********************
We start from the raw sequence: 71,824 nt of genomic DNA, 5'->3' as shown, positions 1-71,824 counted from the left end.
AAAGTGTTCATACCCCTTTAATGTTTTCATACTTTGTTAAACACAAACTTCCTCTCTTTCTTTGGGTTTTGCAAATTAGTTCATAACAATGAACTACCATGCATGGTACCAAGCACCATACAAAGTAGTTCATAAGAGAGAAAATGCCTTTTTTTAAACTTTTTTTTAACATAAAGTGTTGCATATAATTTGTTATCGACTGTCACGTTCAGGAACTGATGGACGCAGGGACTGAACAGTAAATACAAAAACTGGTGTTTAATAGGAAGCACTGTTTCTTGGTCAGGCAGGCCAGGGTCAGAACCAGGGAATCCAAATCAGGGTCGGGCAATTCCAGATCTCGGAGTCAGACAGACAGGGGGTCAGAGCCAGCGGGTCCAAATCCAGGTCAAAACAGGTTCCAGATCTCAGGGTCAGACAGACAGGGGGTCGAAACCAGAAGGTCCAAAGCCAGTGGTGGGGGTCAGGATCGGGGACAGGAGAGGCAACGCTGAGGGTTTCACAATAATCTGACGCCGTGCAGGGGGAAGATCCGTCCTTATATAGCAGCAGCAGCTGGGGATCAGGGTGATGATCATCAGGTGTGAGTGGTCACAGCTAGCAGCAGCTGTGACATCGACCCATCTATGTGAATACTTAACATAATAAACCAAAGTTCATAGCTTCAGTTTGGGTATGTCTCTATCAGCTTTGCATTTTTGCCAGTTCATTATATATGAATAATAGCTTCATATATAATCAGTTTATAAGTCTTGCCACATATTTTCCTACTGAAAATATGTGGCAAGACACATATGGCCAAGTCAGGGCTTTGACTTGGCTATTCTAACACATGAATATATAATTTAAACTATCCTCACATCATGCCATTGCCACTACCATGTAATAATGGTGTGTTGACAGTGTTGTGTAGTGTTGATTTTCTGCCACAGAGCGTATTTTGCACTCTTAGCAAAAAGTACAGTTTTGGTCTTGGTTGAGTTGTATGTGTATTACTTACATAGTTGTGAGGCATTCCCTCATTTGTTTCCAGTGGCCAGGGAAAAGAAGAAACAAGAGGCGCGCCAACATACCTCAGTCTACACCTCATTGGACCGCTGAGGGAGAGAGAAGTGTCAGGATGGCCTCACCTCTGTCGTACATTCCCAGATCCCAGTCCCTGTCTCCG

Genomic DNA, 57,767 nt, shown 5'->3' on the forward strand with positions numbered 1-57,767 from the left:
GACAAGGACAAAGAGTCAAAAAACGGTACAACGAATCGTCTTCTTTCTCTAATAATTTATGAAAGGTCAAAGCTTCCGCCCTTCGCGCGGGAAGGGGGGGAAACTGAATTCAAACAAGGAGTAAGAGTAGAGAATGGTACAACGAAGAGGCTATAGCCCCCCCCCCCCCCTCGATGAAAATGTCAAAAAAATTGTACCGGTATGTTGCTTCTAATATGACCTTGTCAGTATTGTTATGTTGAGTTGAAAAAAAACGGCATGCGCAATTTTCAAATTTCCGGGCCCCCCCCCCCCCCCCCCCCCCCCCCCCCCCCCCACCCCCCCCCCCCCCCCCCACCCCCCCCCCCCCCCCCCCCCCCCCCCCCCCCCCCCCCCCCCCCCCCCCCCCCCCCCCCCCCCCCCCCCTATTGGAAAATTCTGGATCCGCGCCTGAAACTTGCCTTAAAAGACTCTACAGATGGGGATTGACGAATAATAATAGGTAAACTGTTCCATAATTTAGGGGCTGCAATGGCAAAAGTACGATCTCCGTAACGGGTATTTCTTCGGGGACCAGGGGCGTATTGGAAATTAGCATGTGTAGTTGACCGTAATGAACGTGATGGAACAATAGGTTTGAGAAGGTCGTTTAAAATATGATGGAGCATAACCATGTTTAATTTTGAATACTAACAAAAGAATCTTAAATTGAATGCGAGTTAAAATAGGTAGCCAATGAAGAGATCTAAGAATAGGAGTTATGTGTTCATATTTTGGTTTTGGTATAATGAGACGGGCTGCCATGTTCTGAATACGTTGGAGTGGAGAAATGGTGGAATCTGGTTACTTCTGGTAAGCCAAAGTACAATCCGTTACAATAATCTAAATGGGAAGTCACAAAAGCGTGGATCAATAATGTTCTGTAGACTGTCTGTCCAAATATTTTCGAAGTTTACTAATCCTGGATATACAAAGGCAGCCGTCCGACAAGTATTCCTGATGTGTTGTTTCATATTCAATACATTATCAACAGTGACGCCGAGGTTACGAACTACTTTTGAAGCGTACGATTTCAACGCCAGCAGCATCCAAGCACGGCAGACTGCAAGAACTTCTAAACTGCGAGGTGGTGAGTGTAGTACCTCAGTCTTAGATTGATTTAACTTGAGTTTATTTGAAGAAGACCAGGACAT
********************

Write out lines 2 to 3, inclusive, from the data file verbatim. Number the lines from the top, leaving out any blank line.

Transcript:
AAAGTGTTCATACCCCTTTAATGTTTTCATACTTTGTTAAACACAAACTTCCTCTCTTTCTTTGGGTTTTGCAAATTAGTTCATAACAATGAACTACCATGCATGGTACCAAGCACCATACAAAGTAGTTCATAAGAGAGAAAATGCCTTTTTTTAAACTTTTTTTTAACATAAAGTGTTGCATATAATTTGTTATCGACTGTCACGTTCAGGAACTGATGGACGCAGGGACTGAACAGTAAATACAAAAACTGGTGTTTAATAGGAAGCACTGTTTCTTGGTCAGGCAGGCCAGGGTCAGAACCAGGGAATCCAAATCAGGGTCGGGCAATTCCAGATCTCGGAGTCAGACAGACAGGGGGTCAGAGCCAGCGGGTCCAAATCCAGGTCAAAACAGGTTCCAGATCTCAGGGTCAGACAGACAGGGGGTCGAAACCAGAAGGTCCAAAGCCAGTGGTGGGGGTCAGGATCGGGGACAGGAGAGGCAACGCTGAGGGTTTCACAATAATCTGACGCCGTGCAGGGGGAAGATCCGTCCTTATATAGCAGCAGCAGCTGGGGATCAGGGTGATGATCATCAGGTGTGAGTGGTCACAGCTAGCAGCAGCTGTGACATCGACCCATCTATGTGAATACTTAACATAATAAACCAAAGTTCATAGCTTCAGTTTGGGTATGTCTCTATCAGCTTTGCATTTTTGCCAGTTCATTATATATGAATAATAGCTTCATATATAATCAGTTTATAAGTCTTGCCACATATTTTCCTACTGAAAATATGTGGCAAGACACATATGGCCAAGTCAGGGCTTTGACTTGGCTATTCTAACACATGAATATATAATTTAAACTATCCTCACATCATGCCATTGCCACTACCATGTAATAATGGTGTGTTGACAGTGTTGTGTAGTGTTGATTTTCTGCCACAGAGCGTATTTTGCACTCTTAGCAAAAAGTACAGTTTTGGTCTTGGTTGAGTTGTATGTGTATTACTTACATAGTTGTGAGGCATTCCCTCATTTGTTTCCAGTGGCCAGGGAAAAGAAGAAACAAGAGGCGCGCCAACATACCTCAGTCTACACCTCATTGGACCGCTGAGGGAGAGAGAAGTGTCAGGATGGCCTCACCTCTGTCGTACATTCCCAGATCCCAGTCCCTGTCTCCG

Genomic DNA, 57,767 nt, shown 5'->3' on the forward strand with positions numbered 1-57,767 from the left: